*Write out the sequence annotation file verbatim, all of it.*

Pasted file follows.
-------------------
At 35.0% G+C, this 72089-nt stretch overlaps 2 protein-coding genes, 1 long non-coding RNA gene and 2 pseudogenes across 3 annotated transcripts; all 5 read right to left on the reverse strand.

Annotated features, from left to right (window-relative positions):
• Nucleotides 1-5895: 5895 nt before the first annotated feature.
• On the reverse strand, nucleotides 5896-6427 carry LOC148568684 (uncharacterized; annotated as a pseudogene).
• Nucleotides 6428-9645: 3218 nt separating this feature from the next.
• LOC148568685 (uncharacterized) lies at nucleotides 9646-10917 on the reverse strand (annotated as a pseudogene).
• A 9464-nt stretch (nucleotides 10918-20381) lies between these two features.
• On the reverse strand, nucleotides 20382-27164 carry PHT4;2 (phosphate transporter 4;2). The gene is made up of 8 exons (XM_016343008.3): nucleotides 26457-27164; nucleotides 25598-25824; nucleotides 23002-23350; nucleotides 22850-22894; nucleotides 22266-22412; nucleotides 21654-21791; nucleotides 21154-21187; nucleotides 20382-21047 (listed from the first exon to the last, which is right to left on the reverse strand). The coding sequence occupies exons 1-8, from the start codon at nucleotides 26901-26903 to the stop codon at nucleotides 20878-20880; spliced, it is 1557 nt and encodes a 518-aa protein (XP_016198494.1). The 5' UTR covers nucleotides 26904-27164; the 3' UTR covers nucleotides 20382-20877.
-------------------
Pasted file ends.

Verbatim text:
At 35.0% G+C, this 72089-nt stretch overlaps 2 protein-coding genes, 1 long non-coding RNA gene and 2 pseudogenes across 3 annotated transcripts; all 5 read right to left on the reverse strand.

Annotated features, from left to right (window-relative positions):
• Nucleotides 1-5895: 5895 nt before the first annotated feature.
• On the reverse strand, nucleotides 5896-6427 carry LOC148568684 (uncharacterized; annotated as a pseudogene).
• Nucleotides 6428-9645: 3218 nt separating this feature from the next.
• LOC148568685 (uncharacterized) lies at nucleotides 9646-10917 on the reverse strand (annotated as a pseudogene).
• A 9464-nt stretch (nucleotides 10918-20381) lies between these two features.
• On the reverse strand, nucleotides 20382-27164 carry PHT4;2 (phosphate transporter 4;2). The gene is made up of 8 exons (XM_016343008.3): nucleotides 26457-27164; nucleotides 25598-25824; nucleotides 23002-23350; nucleotides 22850-22894; nucleotides 22266-22412; nucleotides 21654-21791; nucleotides 21154-21187; nucleotides 20382-21047 (listed from the first exon to the last, which is right to left on the reverse strand). The coding sequence occupies exons 1-8, from the start codon at nucleotides 26901-26903 to the stop codon at nucleotides 20878-20880; spliced, it is 1557 nt and encodes a 518-aa protein (XP_016198494.1). The 5' UTR covers nucleotides 26904-27164; the 3' UTR covers nucleotides 20382-20877.